Sun Microsystems is looking to add some more spark to its Microelectronics division.
In the last year, Sun created the microelectronics unit to not only develop the company’s own microprocessor technology but also as a way to license and sell its silicon technology to other vendors and customers.
Sun is announcing a new partner June 2, Themis Computer, which will buy Sun’s UltraSPARC T2 processors, formerly called Niagara 2, for a new line of blade systems called T2BC. Themis, which specializes in selling hardware to the military, other government agencies and telecommunication companies, already licenses Sun’s Solaris operating system.
The agreement with Themis represents one of the first design wins for Sun as the company tries selling its UltraSPARC line outside of the company for the first time, said Michael Knudsen, Sun’s vice president of marketing for microelectronics.
Other companies, Knudsen said, have expressed interest in the processor’s enhanced floating point capabilities-the T2 has one floating point execution unit with each of its eight cores-and its ability to support 10 Gigabit Ethernet ports for networking. These features were all improvements on the UltraSPARC T1 design.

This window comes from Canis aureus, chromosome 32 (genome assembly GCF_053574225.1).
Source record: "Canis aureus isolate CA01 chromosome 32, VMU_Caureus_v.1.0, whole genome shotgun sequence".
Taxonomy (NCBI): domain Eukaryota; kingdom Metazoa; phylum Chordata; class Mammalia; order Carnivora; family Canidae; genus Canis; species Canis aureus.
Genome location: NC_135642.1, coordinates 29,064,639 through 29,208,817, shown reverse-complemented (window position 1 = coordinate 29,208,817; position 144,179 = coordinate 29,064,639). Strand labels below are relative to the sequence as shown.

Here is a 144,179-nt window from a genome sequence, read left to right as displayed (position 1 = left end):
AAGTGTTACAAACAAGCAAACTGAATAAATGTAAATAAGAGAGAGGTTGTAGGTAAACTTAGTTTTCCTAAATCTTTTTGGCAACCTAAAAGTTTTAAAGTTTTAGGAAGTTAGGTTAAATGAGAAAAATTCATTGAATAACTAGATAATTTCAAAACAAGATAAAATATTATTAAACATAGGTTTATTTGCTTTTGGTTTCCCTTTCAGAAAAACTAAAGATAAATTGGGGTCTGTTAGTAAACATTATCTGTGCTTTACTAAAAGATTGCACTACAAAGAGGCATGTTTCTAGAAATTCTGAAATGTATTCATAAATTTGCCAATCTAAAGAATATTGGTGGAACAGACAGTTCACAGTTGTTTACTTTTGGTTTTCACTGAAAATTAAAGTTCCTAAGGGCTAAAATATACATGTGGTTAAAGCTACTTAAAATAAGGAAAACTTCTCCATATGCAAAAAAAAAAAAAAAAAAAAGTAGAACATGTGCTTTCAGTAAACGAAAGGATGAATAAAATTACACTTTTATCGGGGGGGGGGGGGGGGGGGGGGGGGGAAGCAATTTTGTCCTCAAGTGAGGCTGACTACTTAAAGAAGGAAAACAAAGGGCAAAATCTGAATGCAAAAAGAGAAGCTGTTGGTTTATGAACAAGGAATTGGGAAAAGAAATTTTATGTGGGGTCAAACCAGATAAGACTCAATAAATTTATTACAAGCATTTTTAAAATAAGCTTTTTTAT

Bill Kehret, president and CEO of Themis, said these features are critical to solving the types of virtualization and consolidation issues that are common in today’s data centers. Since Themis also builds systems that are used in rugged environments, Kehret said Solaris and the UltraSPARC line fit his customers’ needs.
Sun is not the only major vendor to begin selling its once proprietary products in the market to increase its profits and attract new customers. IBM has been selling its Power Architecture to third-party vendors for year. (IBM also sells other designs and Themis is using IBM’s BladeCenter chassis design to house its new T2BC servers.)
Charles King, an analyst with Pund-IT Research, said customers will be interested in the processor’s multithreading capabilities and its power efficiency, which is superior to that of some of the other microprocessors that are available in the market.
At the same time, King said, Sun needs to show that its UltraSPARC technology is more than a niche chip for Sun’s own products.
“I’d say that Sun’s effort to develop OEMs for its UltraSPARC chips is about creating new revenue streams and demonstrating that the SPARC platform can support more than Sun’s own efforts,” King wrote in an e-mail.
“Creating, maintaining and evolving a processor platform is costly, and new OEM partners could help Sun defray those costs and even become increasingly profitable,” King added. “The effort is similar to-and I believe hopes to mirror-IBM’s around the Power processors, though Power is an inherently more flexible architecture than SPARC.”